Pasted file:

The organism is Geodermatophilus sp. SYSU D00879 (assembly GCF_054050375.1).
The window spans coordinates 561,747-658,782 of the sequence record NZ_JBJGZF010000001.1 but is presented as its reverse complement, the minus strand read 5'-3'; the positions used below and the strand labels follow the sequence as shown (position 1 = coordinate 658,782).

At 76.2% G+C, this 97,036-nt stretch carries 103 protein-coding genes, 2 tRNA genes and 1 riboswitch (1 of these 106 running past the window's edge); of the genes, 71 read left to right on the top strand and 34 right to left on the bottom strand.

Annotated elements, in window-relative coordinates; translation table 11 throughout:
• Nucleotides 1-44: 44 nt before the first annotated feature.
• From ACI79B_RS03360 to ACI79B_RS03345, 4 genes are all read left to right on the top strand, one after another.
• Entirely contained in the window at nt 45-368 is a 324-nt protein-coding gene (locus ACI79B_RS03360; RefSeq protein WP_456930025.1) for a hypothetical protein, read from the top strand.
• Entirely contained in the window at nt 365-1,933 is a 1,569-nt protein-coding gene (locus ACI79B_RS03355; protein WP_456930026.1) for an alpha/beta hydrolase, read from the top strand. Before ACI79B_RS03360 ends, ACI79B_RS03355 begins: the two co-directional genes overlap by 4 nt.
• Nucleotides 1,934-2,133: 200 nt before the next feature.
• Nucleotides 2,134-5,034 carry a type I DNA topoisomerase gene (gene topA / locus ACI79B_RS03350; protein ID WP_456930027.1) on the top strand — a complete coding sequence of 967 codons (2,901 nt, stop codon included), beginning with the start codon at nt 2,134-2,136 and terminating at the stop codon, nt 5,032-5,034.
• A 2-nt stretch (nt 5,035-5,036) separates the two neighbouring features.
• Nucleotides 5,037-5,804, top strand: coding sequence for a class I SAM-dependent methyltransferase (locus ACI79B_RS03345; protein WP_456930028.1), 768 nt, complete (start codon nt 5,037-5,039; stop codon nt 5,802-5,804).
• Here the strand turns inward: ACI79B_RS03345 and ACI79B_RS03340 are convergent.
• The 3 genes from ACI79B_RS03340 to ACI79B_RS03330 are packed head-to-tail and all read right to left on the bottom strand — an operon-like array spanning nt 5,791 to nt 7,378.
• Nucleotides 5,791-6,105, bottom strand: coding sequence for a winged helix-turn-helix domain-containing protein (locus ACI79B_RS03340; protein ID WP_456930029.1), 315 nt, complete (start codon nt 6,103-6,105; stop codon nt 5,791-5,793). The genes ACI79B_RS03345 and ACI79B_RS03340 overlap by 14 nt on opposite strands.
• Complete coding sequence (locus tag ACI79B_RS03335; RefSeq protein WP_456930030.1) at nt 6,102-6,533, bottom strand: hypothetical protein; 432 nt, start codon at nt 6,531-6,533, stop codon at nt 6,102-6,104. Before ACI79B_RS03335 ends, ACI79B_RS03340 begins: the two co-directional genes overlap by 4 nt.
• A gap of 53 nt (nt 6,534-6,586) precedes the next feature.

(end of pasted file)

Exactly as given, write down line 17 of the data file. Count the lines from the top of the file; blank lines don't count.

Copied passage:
• A gap of 53 nt (nt 6,534-6,586) precedes the next feature.